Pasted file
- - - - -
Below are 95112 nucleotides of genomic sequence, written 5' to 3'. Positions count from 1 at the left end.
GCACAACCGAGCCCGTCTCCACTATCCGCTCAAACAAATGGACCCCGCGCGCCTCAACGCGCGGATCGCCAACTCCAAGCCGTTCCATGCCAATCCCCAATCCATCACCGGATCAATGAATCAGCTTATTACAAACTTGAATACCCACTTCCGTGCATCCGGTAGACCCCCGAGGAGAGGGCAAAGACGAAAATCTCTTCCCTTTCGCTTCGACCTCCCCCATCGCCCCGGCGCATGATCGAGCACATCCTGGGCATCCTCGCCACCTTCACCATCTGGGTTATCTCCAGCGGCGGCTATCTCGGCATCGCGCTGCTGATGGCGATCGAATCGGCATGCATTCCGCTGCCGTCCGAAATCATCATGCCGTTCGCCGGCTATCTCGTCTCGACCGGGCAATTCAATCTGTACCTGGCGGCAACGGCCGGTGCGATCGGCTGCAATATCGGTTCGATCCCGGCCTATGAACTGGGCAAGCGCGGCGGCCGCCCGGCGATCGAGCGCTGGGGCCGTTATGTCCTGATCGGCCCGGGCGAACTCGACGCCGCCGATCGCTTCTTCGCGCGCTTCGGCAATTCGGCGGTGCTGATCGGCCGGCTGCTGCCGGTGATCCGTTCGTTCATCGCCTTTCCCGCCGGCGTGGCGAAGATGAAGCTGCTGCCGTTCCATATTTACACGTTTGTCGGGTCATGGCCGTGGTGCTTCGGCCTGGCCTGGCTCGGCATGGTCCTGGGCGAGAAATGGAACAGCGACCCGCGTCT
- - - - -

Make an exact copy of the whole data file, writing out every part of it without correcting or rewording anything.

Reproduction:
Below are 95112 nucleotides of genomic sequence, written 5' to 3'. Positions count from 1 at the left end.
GCACAACCGAGCCCGTCTCCACTATCCGCTCAAACAAATGGACCCCGCGCGCCTCAACGCGCGGATCGCCAACTCCAAGCCGTTCCATGCCAATCCCCAATCCATCACCGGATCAATGAATCAGCTTATTACAAACTTGAATACCCACTTCCGTGCATCCGGTAGACCCCCGAGGAGAGGGCAAAGACGAAAATCTCTTCCCTTTCGCTTCGACCTCCCCCATCGCCCCGGCGCATGATCGAGCACATCCTGGGCATCCTCGCCACCTTCACCATCTGGGTTATCTCCAGCGGCGGCTATCTCGGCATCGCGCTGCTGATGGCGATCGAATCGGCATGCATTCCGCTGCCGTCCGAAATCATCATGCCGTTCGCCGGCTATCTCGTCTCGACCGGGCAATTCAATCTGTACCTGGCGGCAACGGCCGGTGCGATCGGCTGCAATATCGGTTCGATCCCGGCCTATGAACTGGGCAAGCGCGGCGGCCGCCCGGCGATCGAGCGCTGGGGCCGTTATGTCCTGATCGGCCCGGGCGAACTCGACGCCGCCGATCGCTTCTTCGCGCGCTTCGGCAATTCGGCGGTGCTGATCGGCCGGCTGCTGCCGGTGATCCGTTCGTTCATCGCCTTTCCCGCCGGCGTGGCGAAGATGAAGCTGCTGCCGTTCCATATTTACACGTTTGTCGGGTCATGGCCGTGGTGCTTCGGCCTGGCCTGGCTCGGCATGGTCCTGGGCGAGAAATGGAACAGCGACCCGCGTCT